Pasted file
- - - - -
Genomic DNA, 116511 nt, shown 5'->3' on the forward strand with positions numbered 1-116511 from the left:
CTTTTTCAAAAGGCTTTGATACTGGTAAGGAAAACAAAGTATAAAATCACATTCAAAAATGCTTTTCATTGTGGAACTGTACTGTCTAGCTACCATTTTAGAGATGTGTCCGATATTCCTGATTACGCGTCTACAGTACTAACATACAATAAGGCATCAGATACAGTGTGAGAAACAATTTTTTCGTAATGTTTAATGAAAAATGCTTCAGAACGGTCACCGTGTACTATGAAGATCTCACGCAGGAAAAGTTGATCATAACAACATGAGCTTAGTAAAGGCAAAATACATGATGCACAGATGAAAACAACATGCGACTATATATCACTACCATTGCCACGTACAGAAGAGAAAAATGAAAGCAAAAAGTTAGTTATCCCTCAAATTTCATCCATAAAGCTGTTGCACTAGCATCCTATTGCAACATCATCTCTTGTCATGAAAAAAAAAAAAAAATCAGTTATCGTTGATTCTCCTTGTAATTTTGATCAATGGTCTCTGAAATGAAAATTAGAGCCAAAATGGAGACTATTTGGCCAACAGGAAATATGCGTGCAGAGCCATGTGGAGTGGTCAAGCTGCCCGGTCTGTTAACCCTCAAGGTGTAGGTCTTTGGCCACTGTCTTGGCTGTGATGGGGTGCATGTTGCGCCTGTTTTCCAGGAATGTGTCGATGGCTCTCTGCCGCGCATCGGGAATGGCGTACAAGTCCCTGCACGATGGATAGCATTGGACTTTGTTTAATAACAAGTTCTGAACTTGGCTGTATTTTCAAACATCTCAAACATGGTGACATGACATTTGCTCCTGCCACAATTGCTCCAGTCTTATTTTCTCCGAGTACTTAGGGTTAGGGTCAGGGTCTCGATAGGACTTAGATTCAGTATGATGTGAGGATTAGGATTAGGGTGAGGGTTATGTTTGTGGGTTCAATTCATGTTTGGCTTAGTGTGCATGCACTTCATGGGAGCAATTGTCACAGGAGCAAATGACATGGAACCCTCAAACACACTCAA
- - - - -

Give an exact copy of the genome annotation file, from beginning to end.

Genomic DNA, 116511 nt, shown 5'->3' on the forward strand with positions numbered 1-116511 from the left:
CTTTTTCAAAAGGCTTTGATACTGGTAAGGAAAACAAAGTATAAAATCACATTCAAAAATGCTTTTCATTGTGGAACTGTACTGTCTAGCTACCATTTTAGAGATGTGTCCGATATTCCTGATTACGCGTCTACAGTACTAACATACAATAAGGCATCAGATACAGTGTGAGAAACAATTTTTTCGTAATGTTTAATGAAAAATGCTTCAGAACGGTCACCGTGTACTATGAAGATCTCACGCAGGAAAAGTTGATCATAACAACATGAGCTTAGTAAAGGCAAAATACATGATGCACAGATGAAAACAACATGCGACTATATATCACTACCATTGCCACGTACAGAAGAGAAAAATGAAAGCAAAAAGTTAGTTATCCCTCAAATTTCATCCATAAAGCTGTTGCACTAGCATCCTATTGCAACATCATCTCTTGTCATGAAAAAAAAAAAAAAATCAGTTATCGTTGATTCTCCTTGTAATTTTGATCAATGGTCTCTGAAATGAAAATTAGAGCCAAAATGGAGACTATTTGGCCAACAGGAAATATGCGTGCAGAGCCATGTGGAGTGGTCAAGCTGCCCGGTCTGTTAACCCTCAAGGTGTAGGTCTTTGGCCACTGTCTTGGCTGTGATGGGGTGCATGTTGCGCCTGTTTTCCAGGAATGTGTCGATGGCTCTCTGCCGCGCATCGGGAATGGCGTACAAGTCCCTGCACGATGGATAGCATTGGACTTTGTTTAATAACAAGTTCTGAACTTGGCTGTATTTTCAAACATCTCAAACATGGTGACATGACATTTGCTCCTGCCACAATTGCTCCAGTCTTATTTTCTCCGAGTACTTAGGGTTAGGGTCAGGGTCTCGATAGGACTTAGATTCAGTATGATGTGAGGATTAGGATTAGGGTGAGGGTTATGTTTGTGGGTTCAATTCATGTTTGGCTTAGTGTGCATGCACTTCATGGGAGCAATTGTCACAGGAGCAAATGACATGGAACCCTCAAACACACTCAA